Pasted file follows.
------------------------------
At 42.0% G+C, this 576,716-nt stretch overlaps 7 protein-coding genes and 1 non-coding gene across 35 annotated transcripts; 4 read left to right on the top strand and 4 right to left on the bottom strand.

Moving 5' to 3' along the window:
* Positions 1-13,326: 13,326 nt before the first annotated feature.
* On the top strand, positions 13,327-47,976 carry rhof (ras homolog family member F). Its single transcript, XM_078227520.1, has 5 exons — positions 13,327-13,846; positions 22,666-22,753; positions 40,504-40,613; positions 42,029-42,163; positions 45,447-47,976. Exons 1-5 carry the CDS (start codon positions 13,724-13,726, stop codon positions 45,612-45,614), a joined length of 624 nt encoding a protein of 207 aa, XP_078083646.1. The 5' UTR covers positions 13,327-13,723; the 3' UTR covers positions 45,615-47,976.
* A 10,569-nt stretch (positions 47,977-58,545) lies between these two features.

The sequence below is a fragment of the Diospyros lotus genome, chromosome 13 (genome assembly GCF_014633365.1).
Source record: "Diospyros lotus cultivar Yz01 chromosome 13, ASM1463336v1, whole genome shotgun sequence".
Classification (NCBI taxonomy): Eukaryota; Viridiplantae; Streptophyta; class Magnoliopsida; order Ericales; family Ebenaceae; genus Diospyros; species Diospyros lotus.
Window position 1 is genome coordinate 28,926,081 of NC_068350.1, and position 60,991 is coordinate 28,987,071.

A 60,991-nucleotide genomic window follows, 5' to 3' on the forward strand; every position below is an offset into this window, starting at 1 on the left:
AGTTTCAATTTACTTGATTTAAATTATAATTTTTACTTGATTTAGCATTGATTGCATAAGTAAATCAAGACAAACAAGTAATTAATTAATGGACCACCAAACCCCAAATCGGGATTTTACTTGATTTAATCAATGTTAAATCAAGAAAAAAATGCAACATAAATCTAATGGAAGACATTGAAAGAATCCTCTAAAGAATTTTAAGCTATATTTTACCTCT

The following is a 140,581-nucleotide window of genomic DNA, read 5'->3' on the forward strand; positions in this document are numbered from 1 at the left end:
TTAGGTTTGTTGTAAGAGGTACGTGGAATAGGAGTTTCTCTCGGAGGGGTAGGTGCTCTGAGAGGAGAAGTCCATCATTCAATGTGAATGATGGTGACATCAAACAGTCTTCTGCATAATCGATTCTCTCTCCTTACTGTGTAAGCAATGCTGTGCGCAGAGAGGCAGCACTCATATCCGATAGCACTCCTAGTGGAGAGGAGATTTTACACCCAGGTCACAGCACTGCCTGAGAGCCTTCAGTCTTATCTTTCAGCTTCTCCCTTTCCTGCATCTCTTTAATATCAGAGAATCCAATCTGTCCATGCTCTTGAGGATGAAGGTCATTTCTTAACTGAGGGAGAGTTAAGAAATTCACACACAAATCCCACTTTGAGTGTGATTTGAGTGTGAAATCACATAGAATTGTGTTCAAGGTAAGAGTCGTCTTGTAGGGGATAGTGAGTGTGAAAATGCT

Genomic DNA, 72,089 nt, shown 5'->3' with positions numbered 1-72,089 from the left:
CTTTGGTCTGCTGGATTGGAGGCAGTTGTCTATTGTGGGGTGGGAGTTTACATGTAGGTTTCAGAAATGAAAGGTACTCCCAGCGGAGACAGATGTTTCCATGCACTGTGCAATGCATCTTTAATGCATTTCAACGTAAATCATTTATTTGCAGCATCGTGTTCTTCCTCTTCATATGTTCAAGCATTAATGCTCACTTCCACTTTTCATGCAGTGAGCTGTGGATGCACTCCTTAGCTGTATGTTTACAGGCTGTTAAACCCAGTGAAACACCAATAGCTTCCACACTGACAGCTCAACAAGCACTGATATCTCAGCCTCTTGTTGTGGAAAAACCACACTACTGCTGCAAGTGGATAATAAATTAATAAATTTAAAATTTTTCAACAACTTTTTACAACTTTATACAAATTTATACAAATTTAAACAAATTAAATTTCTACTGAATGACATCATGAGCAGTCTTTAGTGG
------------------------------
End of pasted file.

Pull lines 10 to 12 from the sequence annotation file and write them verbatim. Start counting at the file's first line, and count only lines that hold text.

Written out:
A 60,991-nucleotide genomic window follows, 5' to 3' on the forward strand; every position below is an offset into this window, starting at 1 on the left:
AGTTTCAATTTACTTGATTTAAATTATAATTTTTACTTGATTTAGCATTGATTGCATAAGTAAATCAAGACAAACAAGTAATTAATTAATGGACCACCAAACCCCAAATCGGGATTTTACTTGATTTAATCAATGTTAAATCAAGAAAAAAATGCAACATAAATCTAATGGAAGACATTGAAAGAATCCTCTAAAGAATTTTAAGCTATATTTTACCTCT

The following is a 140,581-nucleotide window of genomic DNA, read 5'->3' on the forward strand; positions in this document are numbered from 1 at the left end: